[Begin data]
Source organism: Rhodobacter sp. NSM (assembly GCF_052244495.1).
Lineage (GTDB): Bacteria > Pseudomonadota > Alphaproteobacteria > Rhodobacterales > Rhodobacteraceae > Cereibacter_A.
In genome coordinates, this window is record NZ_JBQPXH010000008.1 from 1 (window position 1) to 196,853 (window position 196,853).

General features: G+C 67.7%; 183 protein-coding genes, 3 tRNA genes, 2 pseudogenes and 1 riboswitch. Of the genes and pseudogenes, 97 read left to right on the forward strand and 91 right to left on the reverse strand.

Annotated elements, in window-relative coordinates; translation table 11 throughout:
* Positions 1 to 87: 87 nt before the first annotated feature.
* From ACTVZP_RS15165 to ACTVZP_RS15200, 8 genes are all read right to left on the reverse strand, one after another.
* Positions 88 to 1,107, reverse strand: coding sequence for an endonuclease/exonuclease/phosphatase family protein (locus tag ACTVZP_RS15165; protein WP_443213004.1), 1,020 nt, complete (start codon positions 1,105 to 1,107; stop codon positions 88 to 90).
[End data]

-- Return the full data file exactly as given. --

Source organism: Rhodobacter sp. NSM (assembly GCF_052244495.1).
Lineage (GTDB): Bacteria > Pseudomonadota > Alphaproteobacteria > Rhodobacterales > Rhodobacteraceae > Cereibacter_A.
In genome coordinates, this window is record NZ_JBQPXH010000008.1 from 1 (window position 1) to 196,853 (window position 196,853).

General features: G+C 67.7%; 183 protein-coding genes, 3 tRNA genes, 2 pseudogenes and 1 riboswitch. Of the genes and pseudogenes, 97 read left to right on the forward strand and 91 right to left on the reverse strand.

Annotated elements, in window-relative coordinates; translation table 11 throughout:
* Positions 1 to 87: 87 nt before the first annotated feature.
* From ACTVZP_RS15165 to ACTVZP_RS15200, 8 genes are all read right to left on the reverse strand, one after another.
* Positions 88 to 1,107, reverse strand: coding sequence for an endonuclease/exonuclease/phosphatase family protein (locus tag ACTVZP_RS15165; protein WP_443213004.1), 1,020 nt, complete (start codon positions 1,105 to 1,107; stop codon positions 88 to 90).